Goat Mountain Studios – Landers, California
By Lisa Lynn Morgan
Photo Credit: Joe Barrett & Sandra Goodin
Building a destination recording studio in the middle of the California desert may not have been plan A for Pat and Susan Kearns. After all, Pat was a third-generation Portlander, making his living playing music and running a studio for the better part of his life. Born and raised in Nanticoke, Pennsylvania, his artist/musician wife Susan moved to Portland in 2003, where she met and married Pat. Pat was a busy radio personality and sound engineer, producing albums for bands like The Exploding Hearts, The Soda Pop Kids, Jerry Joseph and The Jackmormons, and Pat MacDonald and The Nice Boys, while recording and touring with his own (Blue Skies for Black Hearts). Susan worked long hours as a beautician, but as hard as they worked, Portland had other plans for them.
The gentrification of Portland began in the early 2000s, and by 2010, the face of the area had changed drastically, along with its cost of living. The Kearns duo worked hard and constant, but eventually a change had to be made. In 2017, with a willingness to take a giant, risky leap together, Pat and Susan moved into a small cabin at the basin of Goat Mountain in Landers, California. Side by side, they labored over details and dollars to build Goat Mountain Studio. They succeeded in building an incredible creative space, and they created it completely off-grid.
While building the solar-powered studio, Pat Kearns recorded his album, Down in The Wash, in their 550 square foot solar-powered cabin that rests upon the same five acres as the studio. The album was released in 2019 and Kearns played shows across the UK and Scotland as well as California, Oregon, and Washington.
When the pandemic hit and locked things down, it may have knocked the wind out of the couple, but only for a moment. They regrouped quickly and set about perfecting the details of the studio, side-by-side, running cable, sanding floorboards, and treating walls. Meanwhile, Pat put his radio skills to work, with the only radio show in the Morongo Basin fully dedicated to airing local music. The show, which was recently bumped from one to two hours, broadcasts Sundays at 4pm on KCDZ 107.7FM in Joshua Tree.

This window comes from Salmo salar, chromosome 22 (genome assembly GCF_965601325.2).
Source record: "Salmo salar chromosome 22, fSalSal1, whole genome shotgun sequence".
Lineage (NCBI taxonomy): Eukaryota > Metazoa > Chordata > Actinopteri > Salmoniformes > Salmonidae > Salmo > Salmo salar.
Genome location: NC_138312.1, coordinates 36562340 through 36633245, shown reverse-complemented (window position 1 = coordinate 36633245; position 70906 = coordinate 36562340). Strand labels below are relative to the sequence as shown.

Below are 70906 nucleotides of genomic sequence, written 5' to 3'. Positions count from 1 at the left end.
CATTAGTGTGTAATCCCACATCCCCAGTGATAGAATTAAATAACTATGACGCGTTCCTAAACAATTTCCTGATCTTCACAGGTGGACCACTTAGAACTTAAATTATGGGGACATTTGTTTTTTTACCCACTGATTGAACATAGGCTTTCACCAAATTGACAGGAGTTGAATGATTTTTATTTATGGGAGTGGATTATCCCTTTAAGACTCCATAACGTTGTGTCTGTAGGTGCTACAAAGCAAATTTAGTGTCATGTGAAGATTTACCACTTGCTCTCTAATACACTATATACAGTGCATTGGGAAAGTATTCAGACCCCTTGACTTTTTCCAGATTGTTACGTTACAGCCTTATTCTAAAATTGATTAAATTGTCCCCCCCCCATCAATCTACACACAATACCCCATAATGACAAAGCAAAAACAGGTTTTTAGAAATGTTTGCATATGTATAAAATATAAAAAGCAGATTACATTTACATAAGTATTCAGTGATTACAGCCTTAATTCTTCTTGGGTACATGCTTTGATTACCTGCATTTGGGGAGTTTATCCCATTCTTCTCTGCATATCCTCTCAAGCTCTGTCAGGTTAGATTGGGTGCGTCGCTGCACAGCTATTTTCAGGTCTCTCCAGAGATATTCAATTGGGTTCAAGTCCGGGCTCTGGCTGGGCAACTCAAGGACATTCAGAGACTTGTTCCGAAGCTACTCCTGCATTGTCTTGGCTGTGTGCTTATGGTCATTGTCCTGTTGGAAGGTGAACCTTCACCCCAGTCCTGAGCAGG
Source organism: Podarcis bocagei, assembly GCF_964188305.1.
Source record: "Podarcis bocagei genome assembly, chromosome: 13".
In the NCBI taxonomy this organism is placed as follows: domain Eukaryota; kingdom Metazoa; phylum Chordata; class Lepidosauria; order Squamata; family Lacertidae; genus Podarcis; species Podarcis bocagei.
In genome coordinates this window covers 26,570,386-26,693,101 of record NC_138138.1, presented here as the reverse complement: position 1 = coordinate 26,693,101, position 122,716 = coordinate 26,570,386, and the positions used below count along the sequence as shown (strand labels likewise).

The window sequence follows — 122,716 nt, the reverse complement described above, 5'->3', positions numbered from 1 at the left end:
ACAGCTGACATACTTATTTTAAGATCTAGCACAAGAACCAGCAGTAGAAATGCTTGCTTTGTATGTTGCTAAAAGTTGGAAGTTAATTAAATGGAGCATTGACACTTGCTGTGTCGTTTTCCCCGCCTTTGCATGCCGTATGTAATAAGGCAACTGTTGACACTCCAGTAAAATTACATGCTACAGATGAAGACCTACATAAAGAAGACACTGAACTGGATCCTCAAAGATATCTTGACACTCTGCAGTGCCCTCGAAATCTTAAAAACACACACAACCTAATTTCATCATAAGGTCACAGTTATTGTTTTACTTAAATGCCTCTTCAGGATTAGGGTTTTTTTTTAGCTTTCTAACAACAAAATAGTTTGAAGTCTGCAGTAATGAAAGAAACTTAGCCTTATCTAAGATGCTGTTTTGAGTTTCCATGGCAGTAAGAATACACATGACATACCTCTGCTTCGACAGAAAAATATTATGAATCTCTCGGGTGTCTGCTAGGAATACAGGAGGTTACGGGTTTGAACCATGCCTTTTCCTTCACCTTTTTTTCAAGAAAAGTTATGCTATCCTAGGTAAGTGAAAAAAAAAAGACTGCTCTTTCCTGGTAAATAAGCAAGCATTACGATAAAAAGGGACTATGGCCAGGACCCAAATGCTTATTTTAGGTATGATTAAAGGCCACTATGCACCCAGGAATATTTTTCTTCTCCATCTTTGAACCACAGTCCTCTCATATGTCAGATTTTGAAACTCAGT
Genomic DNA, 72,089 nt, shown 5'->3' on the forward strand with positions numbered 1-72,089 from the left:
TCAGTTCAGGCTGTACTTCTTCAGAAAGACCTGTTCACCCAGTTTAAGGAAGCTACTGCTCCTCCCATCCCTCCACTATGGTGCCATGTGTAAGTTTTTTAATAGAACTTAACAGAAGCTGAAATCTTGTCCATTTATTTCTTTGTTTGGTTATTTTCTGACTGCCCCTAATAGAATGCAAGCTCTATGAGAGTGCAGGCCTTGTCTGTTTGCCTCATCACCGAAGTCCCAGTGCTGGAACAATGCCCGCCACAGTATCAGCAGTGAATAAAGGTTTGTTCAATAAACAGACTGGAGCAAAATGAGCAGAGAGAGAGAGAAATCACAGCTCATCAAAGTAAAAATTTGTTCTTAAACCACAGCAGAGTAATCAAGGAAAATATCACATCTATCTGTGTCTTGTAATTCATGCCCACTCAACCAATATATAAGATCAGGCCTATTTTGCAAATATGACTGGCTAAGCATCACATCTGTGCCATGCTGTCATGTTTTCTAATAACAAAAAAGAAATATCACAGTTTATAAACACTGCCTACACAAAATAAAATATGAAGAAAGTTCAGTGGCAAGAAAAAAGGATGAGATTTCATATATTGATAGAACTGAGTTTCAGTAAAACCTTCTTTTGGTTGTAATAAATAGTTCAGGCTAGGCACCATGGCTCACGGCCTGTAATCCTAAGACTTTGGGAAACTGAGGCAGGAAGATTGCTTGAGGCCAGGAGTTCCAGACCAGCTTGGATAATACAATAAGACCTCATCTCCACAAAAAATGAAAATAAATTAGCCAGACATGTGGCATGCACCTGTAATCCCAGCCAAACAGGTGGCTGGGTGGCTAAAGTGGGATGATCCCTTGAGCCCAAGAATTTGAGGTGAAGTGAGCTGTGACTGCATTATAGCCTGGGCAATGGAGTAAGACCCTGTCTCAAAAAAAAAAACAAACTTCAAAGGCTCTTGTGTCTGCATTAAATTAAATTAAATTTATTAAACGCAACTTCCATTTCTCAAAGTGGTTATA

In May of 2020, Kearns released a pandemic-inspired, missed connections single, “Bird on A Fence.” He tracked the song live in the bare, untreated live room of Goat Mountain by running cables to microphones from a recording setup in his cabin. Susan Kearns filmed the recording process, and the footage was used for the song’s video.
November 3, 2020, Goat Mountain held their first recording session once the studio was complete. “It was election day,” Pat recalls, “and we were recording Jimbo Mathus.”
As soon as Goat Mountain was operational, Kearns began working on tracks for what would become Getting Lost with Tim and Faith Chinnock (The Adobe Collective), Mark Breitenbach (Blue Skies For Black Hearts), Josh Sonntag (Draco Rosa, Gustavo Galindo), and Denny Weston Jr. (Santana, KT Tunstall, Robert Palmer). Susan Kearns plays upright and electric bass. The album opens with a cover of Gene Autry’s “Riding Down the Canyon” and takes the listener on a journey through self-destruction (“If Living Don’t Kill Us”), the joys of listening to the radio (“Music on the Radio”), and the difficulty of writing songs (“A Good Love Song”). The loneliness of the open desert is present in the music and lyrics throughout the album. Getting Lost will be released summer of 2022.